US hedge funds contemplate going European

| 17/08/2010

(Forbes): As something like normality has settled down among hedge fund managers on both sides of the pond in recent months, the question of where to find new investors (and new money) returns to its rightful place as a top concern for many US and UK-based firms. And in the face of regulatory lemons, a number of fund managers are making lemonade.

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  1. Q says:

    A hedge fund in simplest terms mean a pool of money from a group of investors that is managed by say one person called the investment manager. This investment manager is paid for managing the investment money and of course is expected to make a return (profit) for the investors.

    Do not pay much attention to the word ‘hedge’ when referring to hedge funds. It means very little now. It used to mean having some protection against market fluctuations based on a certain investment in the fund.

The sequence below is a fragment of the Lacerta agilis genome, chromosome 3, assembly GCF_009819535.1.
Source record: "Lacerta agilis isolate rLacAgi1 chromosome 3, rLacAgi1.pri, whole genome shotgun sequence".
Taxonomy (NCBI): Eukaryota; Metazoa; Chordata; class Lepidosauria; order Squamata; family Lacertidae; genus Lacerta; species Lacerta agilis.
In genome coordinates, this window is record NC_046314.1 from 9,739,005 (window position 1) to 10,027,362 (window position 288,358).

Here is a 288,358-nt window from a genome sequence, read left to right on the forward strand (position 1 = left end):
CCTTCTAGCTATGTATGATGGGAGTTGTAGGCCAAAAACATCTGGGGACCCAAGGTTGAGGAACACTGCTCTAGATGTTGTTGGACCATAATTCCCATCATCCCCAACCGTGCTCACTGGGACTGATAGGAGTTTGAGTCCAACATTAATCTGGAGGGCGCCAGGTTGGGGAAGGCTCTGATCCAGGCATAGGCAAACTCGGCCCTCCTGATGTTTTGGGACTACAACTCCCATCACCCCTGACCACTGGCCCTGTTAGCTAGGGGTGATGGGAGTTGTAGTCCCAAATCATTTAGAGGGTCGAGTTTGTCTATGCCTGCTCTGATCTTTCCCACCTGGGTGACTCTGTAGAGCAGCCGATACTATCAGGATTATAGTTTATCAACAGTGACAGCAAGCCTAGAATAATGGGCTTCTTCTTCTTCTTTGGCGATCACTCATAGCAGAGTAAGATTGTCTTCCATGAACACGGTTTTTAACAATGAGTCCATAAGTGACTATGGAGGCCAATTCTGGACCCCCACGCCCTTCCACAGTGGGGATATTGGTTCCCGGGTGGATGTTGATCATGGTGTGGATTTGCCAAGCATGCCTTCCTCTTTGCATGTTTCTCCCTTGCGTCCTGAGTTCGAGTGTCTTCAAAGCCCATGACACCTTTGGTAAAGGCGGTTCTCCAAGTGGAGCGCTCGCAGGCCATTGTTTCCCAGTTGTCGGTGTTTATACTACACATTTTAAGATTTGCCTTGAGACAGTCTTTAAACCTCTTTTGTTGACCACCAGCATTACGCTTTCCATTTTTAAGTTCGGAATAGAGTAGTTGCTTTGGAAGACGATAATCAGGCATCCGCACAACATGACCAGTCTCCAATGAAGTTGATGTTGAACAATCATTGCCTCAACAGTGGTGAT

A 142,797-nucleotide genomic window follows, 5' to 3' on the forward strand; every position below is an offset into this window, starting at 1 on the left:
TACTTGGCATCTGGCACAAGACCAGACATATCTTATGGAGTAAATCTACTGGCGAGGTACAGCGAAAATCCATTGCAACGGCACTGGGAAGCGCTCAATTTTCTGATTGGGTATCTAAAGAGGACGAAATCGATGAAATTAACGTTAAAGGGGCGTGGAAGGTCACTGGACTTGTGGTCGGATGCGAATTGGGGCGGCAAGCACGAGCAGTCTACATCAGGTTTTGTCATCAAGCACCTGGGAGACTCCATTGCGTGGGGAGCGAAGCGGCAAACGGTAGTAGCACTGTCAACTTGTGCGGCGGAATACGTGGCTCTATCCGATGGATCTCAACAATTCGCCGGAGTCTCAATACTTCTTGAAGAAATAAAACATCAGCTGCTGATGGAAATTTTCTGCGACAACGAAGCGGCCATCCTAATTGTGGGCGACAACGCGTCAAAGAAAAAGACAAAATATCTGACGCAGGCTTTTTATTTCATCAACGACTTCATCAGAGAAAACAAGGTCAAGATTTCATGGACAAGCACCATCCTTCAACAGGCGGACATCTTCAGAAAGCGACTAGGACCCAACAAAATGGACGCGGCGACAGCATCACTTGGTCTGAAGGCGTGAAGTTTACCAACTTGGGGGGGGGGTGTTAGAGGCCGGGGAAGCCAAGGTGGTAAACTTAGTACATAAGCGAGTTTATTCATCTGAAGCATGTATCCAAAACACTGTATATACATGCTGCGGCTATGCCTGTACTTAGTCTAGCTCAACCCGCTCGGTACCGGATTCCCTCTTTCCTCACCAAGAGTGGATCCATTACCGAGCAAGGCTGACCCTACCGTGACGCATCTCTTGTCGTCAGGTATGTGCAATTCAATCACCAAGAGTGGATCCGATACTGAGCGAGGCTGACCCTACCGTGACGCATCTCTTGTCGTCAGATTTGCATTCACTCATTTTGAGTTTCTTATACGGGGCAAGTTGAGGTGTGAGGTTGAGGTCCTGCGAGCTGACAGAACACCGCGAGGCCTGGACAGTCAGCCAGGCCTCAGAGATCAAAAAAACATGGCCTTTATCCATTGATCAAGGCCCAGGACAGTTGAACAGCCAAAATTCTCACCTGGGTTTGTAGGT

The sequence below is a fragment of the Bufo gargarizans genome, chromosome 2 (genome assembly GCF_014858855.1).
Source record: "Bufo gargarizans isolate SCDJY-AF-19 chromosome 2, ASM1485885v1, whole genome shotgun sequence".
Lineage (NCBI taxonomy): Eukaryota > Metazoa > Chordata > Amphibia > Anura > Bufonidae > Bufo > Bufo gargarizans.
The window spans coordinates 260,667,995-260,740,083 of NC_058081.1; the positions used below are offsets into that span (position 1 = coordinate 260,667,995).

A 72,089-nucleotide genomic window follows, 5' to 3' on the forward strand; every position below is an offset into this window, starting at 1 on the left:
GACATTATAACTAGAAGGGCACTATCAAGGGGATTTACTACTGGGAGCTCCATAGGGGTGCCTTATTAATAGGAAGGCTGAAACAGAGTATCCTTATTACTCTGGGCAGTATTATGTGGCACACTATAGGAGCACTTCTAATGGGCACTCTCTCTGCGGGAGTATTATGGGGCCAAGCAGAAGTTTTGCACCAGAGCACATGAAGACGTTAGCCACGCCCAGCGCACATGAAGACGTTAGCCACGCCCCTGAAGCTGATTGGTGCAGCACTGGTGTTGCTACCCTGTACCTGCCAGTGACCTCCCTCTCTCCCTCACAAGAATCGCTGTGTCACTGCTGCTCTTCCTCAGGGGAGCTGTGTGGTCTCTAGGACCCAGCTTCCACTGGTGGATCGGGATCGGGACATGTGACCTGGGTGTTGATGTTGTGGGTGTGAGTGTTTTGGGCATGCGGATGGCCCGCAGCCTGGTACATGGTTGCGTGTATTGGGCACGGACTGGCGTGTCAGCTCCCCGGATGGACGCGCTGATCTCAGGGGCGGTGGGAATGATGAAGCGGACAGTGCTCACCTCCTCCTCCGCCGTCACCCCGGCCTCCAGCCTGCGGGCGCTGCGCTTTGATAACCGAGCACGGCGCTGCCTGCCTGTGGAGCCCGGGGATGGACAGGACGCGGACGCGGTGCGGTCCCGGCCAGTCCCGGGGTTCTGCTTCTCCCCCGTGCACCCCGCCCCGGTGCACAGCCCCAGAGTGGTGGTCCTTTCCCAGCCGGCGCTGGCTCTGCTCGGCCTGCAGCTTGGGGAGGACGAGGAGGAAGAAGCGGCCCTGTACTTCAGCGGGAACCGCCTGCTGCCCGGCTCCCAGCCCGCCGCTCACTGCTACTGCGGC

It is true that hedge funds provide a large number of jobs in the Cayman Islands, maybe not directly but via other companies the provide a service to these hedge funds. Think of banks, accounting firms, law firms, fund administrators who all provide a service to a hedge fund. Any average Caymanian working for these type of companies are receiving a huge benefit. Having a job has economic benefits of course.

    The risk of investing in a hedge fund can be significant but does not have to be. You can find very low risk or very high risk funds, but you do need to research a fund before investing to determine if the risk is acceptable.